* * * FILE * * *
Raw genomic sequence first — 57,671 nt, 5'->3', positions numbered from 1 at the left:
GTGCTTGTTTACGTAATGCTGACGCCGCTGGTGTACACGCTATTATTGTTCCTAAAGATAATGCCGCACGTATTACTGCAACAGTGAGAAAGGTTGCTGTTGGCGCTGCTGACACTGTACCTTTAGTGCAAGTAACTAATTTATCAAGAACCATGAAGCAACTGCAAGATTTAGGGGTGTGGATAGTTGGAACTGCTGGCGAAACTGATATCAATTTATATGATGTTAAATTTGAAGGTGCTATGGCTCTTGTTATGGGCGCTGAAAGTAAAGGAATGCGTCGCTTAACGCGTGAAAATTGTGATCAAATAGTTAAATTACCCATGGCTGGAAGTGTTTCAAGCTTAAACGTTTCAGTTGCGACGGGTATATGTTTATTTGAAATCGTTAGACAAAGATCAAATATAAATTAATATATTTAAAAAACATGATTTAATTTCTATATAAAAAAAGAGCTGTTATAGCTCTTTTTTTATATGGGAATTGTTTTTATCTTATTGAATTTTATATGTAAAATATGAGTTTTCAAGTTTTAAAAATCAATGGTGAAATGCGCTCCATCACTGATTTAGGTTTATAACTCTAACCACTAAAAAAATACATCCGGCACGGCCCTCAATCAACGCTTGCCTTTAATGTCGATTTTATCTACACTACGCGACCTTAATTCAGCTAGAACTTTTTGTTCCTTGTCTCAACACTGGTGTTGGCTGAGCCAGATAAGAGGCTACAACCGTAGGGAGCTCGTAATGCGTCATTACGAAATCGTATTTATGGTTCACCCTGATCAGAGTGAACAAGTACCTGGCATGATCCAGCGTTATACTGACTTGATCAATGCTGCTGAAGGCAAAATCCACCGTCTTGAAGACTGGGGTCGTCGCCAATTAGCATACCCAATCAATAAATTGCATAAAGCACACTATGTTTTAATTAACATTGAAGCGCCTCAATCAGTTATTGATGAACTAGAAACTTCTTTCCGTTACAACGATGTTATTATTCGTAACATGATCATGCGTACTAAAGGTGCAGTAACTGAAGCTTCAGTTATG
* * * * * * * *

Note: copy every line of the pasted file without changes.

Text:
Raw genomic sequence first — 57,671 nt, 5'->3', positions numbered from 1 at the left:
GTGCTTGTTTACGTAATGCTGACGCCGCTGGTGTACACGCTATTATTGTTCCTAAAGATAATGCCGCACGTATTACTGCAACAGTGAGAAAGGTTGCTGTTGGCGCTGCTGACACTGTACCTTTAGTGCAAGTAACTAATTTATCAAGAACCATGAAGCAACTGCAAGATTTAGGGGTGTGGATAGTTGGAACTGCTGGCGAAACTGATATCAATTTATATGATGTTAAATTTGAAGGTGCTATGGCTCTTGTTATGGGCGCTGAAAGTAAAGGAATGCGTCGCTTAACGCGTGAAAATTGTGATCAAATAGTTAAATTACCCATGGCTGGAAGTGTTTCAAGCTTAAACGTTTCAGTTGCGACGGGTATATGTTTATTTGAAATCGTTAGACAAAGATCAAATATAAATTAATATATTTAAAAAACATGATTTAATTTCTATATAAAAAAAGAGCTGTTATAGCTCTTTTTTTATATGGGAATTGTTTTTATCTTATTGAATTTTATATGTAAAATATGAGTTTTCAAGTTTTAAAAATCAATGGTGAAATGCGCTCCATCACTGATTTAGGTTTATAACTCTAACCACTAAAAAAATACATCCGGCACGGCCCTCAATCAACGCTTGCCTTTAATGTCGATTTTATCTACACTACGCGACCTTAATTCAGCTAGAACTTTTTGTTCCTTGTCTCAACACTGGTGTTGGCTGAGCCAGATAAGAGGCTACAACCGTAGGGAGCTCGTAATGCGTCATTACGAAATCGTATTTATGGTTCACCCTGATCAGAGTGAACAAGTACCTGGCATGATCCAGCGTTATACTGACTTGATCAATGCTGCTGAAGGCAAAATCCACCGTCTTGAAGACTGGGGTCGTCGCCAATTAGCATACCCAATCAATAAATTGCATAAAGCACACTATGTTTTAATTAACATTGAAGCGCCTCAATCAGTTATTGATGAACTAGAAACTTCTTTCCGTTACAACGATGTTATTATTCGTAACATGATCATGCGTACTAAAGGTGCAGTAACTGAAGCTTCAGTTATG